WPML 3.5 included a major change to String Translation. As we went live with it, we learned about a number of cases that didn’t show up during development. The follow-up updates handle all issues and further improve performance.
Fixes since WPML 3.5
- Fixed uncaught exception in cases where domain_name_context_md5 column didn’t exist in icl_strings table
- Fixed Fatal error: Uncaught exception ‘InvalidArgumentException’ with message ‘Argument ID must be numeric and greater than 0 when filtering permalinks
- Fixed fatal error appearing during upgrade: WordPress database error: specified key was too long; max key length is 1000
- Fixed Fatal error: Declaration of WPML_Post_Element::get_type() must be compatible with that of WPML_Translation_Element::get_type() for PHP 5.2
- Removed leading backslash \ to avoid warnings in PHP before 5.3
We’ve made a few tweaks to the new table that stores which strings appear on what page. These changes significantly reduce the table size, improve performance and reduce memory consumption.
- Split one big table with redundancies to two small and efficient tables
- Optimized table indexes
- Limited the possible table growth for sites that use URL arguments, by using a whitelist of arguments that modify page selection
We took some measurements of the performance of our own site during the version updates. You can see how load decreased, then went up (when the table indexes were not optimized) and now it’s back and below the original.
The absolute numbers in all these graphs are less significant, because they were taken in different days of the week. On Fridays, our traffic is far lower than on Mondays. To understand the changes, look at the proportion between the segments. You can see that originally, the icl_strings access took roughly the same as fetching posts (which is not a good thing). Now, all of WPML’s database access take in average 1/3 of the posts queries. This is very significant, because WPML needs to load a whole lot of strings, while WordPress needs only a few posts.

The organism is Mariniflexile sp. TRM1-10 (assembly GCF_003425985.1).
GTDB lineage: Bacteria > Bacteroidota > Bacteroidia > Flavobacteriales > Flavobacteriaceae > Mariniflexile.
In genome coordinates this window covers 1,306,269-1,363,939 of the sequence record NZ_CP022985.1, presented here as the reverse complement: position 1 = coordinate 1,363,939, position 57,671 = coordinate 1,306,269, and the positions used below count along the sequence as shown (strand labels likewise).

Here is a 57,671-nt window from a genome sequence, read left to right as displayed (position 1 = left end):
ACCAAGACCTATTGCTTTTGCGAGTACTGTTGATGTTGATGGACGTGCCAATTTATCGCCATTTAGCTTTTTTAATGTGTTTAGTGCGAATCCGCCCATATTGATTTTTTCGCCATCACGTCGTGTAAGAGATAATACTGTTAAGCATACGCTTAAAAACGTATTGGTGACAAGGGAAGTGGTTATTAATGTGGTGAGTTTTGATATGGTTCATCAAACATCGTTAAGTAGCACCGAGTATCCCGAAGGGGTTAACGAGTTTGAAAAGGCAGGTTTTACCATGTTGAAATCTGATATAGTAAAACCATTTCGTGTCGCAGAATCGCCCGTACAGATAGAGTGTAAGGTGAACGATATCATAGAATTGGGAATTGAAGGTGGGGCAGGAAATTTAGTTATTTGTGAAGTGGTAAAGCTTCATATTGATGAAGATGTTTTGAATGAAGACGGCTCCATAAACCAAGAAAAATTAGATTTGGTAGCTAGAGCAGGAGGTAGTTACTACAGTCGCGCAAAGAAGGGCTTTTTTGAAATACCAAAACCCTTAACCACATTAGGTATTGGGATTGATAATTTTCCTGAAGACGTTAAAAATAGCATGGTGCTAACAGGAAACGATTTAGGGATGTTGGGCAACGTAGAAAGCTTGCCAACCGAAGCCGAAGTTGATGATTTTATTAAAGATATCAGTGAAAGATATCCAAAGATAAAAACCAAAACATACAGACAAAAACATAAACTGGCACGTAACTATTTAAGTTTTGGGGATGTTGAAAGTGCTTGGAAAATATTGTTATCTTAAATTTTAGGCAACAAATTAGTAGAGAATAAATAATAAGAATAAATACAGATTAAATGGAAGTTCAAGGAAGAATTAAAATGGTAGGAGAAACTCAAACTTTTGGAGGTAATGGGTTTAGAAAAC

A better process next time
We had to release this update before being able to run the complete performance measurements, because it included changes for WordPress 4.6. In the future, we’ll make sure to decouple performance improvements from WordPress compatibility. As soon as a new version of WordPress reaches “release candidate”, we’ll do a minor release with only compatibility changes. We’ll keep time to run longer performance changes, unrelated to bug fixes and compatibility updates, and only release them after we’ve very happy with the results.
The next release of WPML will continue to be about stability and performance. 99% of the sites running WPML are working smoothly now, but there are a few sites that use “unique” configurations of the web server, PHP or database. We’re going to address these in the upcoming minor release. We’re also including a few more performance optimizations, which will make both the admin and front-end leaner.
if you have questions, ideas and suggestions, please add your comments. We’re very happy to get your feedback and we do our best to deliver what you need.